That line is from a Death Cab for Cutie Song.
2014 was not the best of years for a number of reasons; but one of those reasons may actually have some silver lining. The increased attention on #blacklivesmatter and the necessary scrutiny the public (however we define that public) on police officers and the excessive use of force against people of color — that, perhaps, is the best we can hope for from the piss poor conditions out of which recent protests have erupted. I had attended a few of the protests in December of last year, waving a sign with the death toll (some 45 humans laid waste) at the hands of overzealous police. The assailants, the people whose guns took those lives, were never arrested or charged. Their villainy gets a pass for all the reasons that structural racism allows, and for all the reasons that police officers never get indicted for obvious murders in the ‘line of duty.’
2014 was no banner year for the US, other than its economic growth, its lowering gas prices, its relative peace in the eyes of white moderates. These conditions placate masses, keep otherwise good people inured in what Judith Butler, Patricia Collins, and many others have called in its theoretical terms, not just its biological terms, ‘whiteness.’ This reproduction of privilege that allows us (people like me, cis white men, however queer) to pass through each day without fear of being considered less than what is the human norm.
I realize as the first entry of the year, this is no merry tune. But I’m sick of reading silver linings that edge pools of blood. I’m also sick of counternarratives (like #alllivematter) that seek to silence the pain of entire sets of racial minorities, in plain sight, in conceit. I live in a city where its police force can turn their backs on the mayor during a funeral (NYC) and still expect a modicum of respect from the civilians they volunteer to protect. I live in a city where black and brown skin is the indicator of success or violent death (like so many other cities in the US, but here I feel a certain straightforwardness, and in-your-faceness that is inescapable).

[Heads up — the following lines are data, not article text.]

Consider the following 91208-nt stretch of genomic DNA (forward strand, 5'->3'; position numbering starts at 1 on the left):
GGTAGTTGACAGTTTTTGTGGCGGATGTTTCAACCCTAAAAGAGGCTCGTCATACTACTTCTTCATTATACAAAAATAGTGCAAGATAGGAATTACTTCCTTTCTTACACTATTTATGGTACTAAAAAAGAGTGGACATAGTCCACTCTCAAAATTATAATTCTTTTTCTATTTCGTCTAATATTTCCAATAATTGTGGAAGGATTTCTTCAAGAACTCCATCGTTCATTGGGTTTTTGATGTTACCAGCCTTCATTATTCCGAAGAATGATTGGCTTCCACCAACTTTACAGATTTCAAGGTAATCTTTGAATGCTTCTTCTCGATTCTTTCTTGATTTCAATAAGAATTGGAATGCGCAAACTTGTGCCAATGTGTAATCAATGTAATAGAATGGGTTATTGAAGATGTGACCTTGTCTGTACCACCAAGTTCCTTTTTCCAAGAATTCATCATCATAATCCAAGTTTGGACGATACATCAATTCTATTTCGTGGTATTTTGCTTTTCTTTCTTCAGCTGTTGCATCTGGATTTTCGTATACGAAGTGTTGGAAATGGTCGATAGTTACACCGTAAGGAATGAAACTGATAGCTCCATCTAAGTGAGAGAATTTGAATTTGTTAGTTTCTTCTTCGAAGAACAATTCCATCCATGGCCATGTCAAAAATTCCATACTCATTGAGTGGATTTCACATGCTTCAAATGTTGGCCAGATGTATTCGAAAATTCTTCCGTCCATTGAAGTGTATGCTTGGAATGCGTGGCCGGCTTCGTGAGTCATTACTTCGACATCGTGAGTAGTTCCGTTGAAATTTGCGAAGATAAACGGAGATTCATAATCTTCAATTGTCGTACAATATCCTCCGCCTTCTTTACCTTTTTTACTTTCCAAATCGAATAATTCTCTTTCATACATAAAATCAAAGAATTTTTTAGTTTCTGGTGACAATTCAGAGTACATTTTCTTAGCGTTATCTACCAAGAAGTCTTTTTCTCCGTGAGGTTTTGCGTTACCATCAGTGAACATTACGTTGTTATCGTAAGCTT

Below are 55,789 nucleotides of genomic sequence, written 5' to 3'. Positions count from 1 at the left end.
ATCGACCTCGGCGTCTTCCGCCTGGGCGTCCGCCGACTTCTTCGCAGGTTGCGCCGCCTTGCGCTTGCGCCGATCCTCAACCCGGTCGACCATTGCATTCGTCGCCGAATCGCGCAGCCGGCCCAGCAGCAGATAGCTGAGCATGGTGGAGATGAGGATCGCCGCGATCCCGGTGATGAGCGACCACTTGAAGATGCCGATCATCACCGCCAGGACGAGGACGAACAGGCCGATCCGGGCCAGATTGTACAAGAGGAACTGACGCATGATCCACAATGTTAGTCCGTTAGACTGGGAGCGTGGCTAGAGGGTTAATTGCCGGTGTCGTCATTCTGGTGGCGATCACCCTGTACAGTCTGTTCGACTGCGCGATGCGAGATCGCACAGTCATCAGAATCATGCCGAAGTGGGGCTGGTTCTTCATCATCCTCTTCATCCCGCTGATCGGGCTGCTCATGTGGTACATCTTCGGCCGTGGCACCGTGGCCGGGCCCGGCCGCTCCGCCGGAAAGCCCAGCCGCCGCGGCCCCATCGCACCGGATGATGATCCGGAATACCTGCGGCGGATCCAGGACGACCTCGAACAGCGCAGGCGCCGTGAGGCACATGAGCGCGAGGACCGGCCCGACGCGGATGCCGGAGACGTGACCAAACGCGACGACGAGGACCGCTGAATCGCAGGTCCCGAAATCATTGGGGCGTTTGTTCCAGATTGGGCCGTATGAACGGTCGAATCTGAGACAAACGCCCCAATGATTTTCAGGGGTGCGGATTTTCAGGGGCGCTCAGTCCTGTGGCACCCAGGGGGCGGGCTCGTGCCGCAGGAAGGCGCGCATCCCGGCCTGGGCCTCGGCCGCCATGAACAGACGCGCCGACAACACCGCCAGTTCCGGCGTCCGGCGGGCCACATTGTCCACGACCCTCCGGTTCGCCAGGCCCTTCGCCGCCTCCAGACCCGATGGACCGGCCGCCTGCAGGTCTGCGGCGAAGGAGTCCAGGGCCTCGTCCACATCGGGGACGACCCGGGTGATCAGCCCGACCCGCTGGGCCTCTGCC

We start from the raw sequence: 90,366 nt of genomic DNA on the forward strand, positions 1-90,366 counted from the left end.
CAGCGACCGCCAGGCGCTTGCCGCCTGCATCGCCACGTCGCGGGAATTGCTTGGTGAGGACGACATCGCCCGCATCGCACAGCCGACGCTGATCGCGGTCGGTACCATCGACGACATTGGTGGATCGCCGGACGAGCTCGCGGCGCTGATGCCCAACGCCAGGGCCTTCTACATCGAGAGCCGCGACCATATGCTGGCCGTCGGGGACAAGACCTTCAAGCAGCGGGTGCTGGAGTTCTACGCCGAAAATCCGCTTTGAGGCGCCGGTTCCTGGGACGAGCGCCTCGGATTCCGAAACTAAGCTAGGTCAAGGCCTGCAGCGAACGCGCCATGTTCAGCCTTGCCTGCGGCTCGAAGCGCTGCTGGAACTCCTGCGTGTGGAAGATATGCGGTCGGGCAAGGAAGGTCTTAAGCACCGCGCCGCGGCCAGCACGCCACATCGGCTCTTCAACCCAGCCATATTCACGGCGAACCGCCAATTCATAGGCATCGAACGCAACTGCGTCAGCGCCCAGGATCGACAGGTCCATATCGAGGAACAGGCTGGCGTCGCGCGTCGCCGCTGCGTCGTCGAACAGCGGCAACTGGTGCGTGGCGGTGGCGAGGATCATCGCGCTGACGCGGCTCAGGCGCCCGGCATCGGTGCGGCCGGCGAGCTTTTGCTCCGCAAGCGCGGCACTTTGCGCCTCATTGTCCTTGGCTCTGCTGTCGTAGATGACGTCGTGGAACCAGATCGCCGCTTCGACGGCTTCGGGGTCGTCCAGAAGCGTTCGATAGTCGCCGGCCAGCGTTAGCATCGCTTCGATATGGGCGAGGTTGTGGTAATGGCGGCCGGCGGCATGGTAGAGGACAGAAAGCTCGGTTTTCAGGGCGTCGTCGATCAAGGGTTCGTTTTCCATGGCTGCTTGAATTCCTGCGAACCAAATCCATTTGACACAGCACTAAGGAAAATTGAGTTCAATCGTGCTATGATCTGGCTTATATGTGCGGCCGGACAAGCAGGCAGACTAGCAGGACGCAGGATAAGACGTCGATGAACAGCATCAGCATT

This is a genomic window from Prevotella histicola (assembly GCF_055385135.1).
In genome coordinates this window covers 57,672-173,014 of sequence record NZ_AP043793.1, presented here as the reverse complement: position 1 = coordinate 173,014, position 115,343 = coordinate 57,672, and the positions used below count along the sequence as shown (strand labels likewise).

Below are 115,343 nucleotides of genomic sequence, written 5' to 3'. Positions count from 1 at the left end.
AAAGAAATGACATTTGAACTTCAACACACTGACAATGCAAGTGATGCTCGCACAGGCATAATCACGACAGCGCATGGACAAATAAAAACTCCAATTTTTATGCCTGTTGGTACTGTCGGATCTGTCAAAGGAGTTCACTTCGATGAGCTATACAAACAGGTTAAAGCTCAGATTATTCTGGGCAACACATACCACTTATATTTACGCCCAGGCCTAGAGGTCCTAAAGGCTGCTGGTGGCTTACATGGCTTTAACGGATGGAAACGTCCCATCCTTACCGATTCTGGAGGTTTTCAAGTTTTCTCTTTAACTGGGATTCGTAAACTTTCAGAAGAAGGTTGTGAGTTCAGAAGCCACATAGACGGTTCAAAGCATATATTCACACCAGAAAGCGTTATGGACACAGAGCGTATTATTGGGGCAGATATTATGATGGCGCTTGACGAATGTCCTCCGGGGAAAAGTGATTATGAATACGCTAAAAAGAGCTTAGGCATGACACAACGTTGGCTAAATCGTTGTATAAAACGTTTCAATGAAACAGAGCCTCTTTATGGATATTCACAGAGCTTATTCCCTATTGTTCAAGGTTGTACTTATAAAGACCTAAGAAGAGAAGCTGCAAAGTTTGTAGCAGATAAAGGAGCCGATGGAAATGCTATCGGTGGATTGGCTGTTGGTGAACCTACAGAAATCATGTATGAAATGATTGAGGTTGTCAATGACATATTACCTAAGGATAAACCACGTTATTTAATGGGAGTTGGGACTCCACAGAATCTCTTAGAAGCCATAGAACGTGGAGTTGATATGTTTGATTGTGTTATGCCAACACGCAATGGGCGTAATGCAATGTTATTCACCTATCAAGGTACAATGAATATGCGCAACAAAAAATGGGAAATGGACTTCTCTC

Then there is the shootings in Paris, the tragic loss of life stemming from satire. Satire that, for many, is viewed as racist, poorly done, or, in some more comical commentary, misunderstood. Never mind the magazine’s use of racial tropes and caricatured bodily morphology — that, it seems, was a part of the joke. Our attention — rather the West’s, the ‘civilized’ part of the world’s — was focused on wresting an apology from the ‘Muslim world’ from whose belly these attackers were born. And that disgusts me. For one: Any loss of life is tragic. Yet, secondly, those who commit such crimes, from whatever background, do not incriminate the race, creed, religion, color, or ethnicity with which they identify. No one should be demanded to apologize but the assailants themselves. These men who attacked Charlie Hebdo’s writers and editors were cruel, dehumanizing, awful. But we must be able to confine those epithets to their appropriate subjects. I, for one, will not condemn a generalized Other. And I won’t simply allow the banner of satire to wave above a racial trope, a gendered epistemic violence, in order to blanket its privileged genealogy — and the privileged readers to ingest its messages.
I hope 2015 is a year of more than reflection. I hope this reflection takes on a spirited edge of change, a call for more join a struggle that persists in nearly every corner on the US as it has for centuries. But also one that seeks to understand the Other, the foreigner, the Muslim, the African, the brunt of all our whiteness’ inability to see, really see, their humanity — to understand the Other as human.
Praying for Peace,